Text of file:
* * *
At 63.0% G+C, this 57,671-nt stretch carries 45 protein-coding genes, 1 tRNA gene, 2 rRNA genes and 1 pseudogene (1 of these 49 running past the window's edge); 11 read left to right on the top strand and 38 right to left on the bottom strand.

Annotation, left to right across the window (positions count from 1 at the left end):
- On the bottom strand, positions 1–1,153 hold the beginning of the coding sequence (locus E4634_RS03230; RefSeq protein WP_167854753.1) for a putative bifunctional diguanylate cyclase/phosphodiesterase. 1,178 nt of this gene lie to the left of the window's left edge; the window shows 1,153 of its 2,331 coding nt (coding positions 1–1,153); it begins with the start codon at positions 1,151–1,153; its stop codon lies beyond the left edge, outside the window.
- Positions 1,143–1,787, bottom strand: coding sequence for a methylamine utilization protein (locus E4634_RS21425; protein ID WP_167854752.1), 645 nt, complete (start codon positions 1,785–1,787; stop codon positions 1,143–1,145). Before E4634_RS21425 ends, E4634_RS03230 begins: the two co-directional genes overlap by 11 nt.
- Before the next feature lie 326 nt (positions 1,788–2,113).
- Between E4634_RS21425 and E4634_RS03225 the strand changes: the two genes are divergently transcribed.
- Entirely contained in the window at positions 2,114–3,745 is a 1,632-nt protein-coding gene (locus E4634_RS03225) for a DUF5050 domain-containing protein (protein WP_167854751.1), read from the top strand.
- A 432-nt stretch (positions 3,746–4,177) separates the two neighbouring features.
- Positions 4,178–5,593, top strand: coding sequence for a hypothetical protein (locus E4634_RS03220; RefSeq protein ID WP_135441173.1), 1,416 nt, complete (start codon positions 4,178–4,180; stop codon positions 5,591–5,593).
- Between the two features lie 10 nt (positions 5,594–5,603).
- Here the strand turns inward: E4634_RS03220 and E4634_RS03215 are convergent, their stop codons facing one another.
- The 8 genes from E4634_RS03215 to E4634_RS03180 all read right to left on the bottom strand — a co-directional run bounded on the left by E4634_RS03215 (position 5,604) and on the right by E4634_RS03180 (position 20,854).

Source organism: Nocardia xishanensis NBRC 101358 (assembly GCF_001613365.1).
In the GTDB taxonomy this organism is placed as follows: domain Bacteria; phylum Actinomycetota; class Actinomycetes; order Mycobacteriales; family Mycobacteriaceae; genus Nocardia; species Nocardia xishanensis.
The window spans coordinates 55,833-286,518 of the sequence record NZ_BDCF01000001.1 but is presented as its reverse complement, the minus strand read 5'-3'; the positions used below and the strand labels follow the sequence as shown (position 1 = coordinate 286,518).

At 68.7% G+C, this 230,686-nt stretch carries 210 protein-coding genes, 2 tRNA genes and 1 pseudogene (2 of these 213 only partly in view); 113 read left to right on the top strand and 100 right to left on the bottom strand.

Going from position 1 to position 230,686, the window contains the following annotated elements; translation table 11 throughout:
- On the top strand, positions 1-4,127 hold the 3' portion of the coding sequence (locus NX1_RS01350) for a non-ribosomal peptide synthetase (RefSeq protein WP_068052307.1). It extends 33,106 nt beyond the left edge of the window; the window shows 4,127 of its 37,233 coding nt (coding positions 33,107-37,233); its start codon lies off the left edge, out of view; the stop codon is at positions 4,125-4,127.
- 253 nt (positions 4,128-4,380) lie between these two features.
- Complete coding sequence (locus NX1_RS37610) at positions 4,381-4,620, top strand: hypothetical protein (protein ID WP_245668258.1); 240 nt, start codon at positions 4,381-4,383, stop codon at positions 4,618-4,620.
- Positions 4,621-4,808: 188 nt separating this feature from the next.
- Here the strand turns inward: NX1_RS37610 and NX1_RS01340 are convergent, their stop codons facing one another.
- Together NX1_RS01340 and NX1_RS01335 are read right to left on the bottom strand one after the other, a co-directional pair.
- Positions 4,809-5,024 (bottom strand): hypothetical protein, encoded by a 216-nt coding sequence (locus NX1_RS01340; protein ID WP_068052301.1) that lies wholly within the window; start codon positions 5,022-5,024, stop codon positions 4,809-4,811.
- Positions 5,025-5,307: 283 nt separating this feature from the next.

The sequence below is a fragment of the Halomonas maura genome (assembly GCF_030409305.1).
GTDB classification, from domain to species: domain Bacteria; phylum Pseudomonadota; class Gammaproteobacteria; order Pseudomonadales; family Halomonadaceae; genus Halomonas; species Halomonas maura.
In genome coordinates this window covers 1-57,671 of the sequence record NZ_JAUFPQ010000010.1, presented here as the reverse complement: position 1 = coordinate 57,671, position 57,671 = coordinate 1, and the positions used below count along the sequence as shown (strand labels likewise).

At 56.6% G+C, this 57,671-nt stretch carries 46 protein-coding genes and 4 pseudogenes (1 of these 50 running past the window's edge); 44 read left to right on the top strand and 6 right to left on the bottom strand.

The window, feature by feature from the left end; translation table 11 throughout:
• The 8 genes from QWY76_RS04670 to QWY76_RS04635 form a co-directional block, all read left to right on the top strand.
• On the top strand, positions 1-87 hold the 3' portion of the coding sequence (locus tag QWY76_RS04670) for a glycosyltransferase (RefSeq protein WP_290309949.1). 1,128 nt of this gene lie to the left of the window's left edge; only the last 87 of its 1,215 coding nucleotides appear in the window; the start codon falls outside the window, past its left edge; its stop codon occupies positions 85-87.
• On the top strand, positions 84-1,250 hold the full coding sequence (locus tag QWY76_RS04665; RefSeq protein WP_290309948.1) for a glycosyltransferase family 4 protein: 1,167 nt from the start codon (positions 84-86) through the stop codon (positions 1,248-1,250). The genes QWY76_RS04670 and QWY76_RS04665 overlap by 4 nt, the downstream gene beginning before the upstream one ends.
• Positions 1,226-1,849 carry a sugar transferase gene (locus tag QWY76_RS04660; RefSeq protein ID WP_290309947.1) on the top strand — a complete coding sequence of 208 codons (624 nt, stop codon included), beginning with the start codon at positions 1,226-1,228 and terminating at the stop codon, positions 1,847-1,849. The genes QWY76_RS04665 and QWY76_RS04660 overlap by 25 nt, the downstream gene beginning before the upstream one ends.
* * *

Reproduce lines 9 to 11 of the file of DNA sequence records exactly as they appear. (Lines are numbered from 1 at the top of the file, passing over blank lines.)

- Positions 4,178–5,593, top strand: coding sequence for a hypothetical protein (locus E4634_RS03220; RefSeq protein ID WP_135441173.1), 1,416 nt, complete (start codon positions 4,178–4,180; stop codon positions 5,591–5,593).
- Between the two features lie 10 nt (positions 5,594–5,603).
- Here the strand turns inward: E4634_RS03220 and E4634_RS03215 are convergent, their stop codons facing one another.